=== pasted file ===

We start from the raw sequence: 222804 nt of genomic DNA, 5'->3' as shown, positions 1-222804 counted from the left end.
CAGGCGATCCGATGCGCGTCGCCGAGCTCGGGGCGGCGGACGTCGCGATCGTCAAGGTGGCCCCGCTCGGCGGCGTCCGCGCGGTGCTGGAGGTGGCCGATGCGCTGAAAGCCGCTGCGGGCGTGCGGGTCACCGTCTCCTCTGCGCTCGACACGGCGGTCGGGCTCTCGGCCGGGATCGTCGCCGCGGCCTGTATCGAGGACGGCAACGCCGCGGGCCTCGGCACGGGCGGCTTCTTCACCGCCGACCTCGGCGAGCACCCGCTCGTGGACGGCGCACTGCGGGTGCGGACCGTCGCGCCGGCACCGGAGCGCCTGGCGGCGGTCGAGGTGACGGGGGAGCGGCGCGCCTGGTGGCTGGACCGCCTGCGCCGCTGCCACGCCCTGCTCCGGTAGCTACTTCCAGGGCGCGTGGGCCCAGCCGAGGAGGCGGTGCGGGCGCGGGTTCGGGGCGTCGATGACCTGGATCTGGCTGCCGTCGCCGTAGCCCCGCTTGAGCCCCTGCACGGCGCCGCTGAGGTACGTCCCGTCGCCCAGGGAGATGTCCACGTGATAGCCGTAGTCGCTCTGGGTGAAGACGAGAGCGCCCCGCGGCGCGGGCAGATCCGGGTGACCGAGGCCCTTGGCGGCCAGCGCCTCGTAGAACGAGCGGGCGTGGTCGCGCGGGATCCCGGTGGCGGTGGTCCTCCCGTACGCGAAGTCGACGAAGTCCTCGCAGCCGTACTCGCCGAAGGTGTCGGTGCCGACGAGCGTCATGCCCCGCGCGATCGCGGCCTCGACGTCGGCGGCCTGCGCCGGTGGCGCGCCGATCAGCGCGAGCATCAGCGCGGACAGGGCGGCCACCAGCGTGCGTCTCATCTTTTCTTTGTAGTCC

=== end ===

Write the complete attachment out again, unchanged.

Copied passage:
We start from the raw sequence: 222804 nt of genomic DNA, 5'->3' as shown, positions 1-222804 counted from the left end.
CAGGCGATCCGATGCGCGTCGCCGAGCTCGGGGCGGCGGACGTCGCGATCGTCAAGGTGGCCCCGCTCGGCGGCGTCCGCGCGGTGCTGGAGGTGGCCGATGCGCTGAAAGCCGCTGCGGGCGTGCGGGTCACCGTCTCCTCTGCGCTCGACACGGCGGTCGGGCTCTCGGCCGGGATCGTCGCCGCGGCCTGTATCGAGGACGGCAACGCCGCGGGCCTCGGCACGGGCGGCTTCTTCACCGCCGACCTCGGCGAGCACCCGCTCGTGGACGGCGCACTGCGGGTGCGGACCGTCGCGCCGGCACCGGAGCGCCTGGCGGCGGTCGAGGTGACGGGGGAGCGGCGCGCCTGGTGGCTGGACCGCCTGCGCCGCTGCCACGCCCTGCTCCGGTAGCTACTTCCAGGGCGCGTGGGCCCAGCCGAGGAGGCGGTGCGGGCGCGGGTTCGGGGCGTCGATGACCTGGATCTGGCTGCCGTCGCCGTAGCCCCGCTTGAGCCCCTGCACGGCGCCGCTGAGGTACGTCCCGTCGCCCAGGGAGATGTCCACGTGATAGCCGTAGTCGCTCTGGGTGAAGACGAGAGCGCCCCGCGGCGCGGGCAGATCCGGGTGACCGAGGCCCTTGGCGGCCAGCGCCTCGTAGAACGAGCGGGCGTGGTCGCGCGGGATCCCGGTGGCGGTGGTCCTCCCGTACGCGAAGTCGACGAAGTCCTCGCAGCCGTACTCGCCGAAGGTGTCGGTGCCGACGAGCGTCATGCCCCGCGCGATCGCGGCCTCGACGTCGGCGGCCTGCGCCGGTGGCGCGCCGATCAGCGCGAGCATCAGCGCGGACAGGGCGGCCACCAGCGTGCGTCTCATCTTTTCTTTGTAGTCC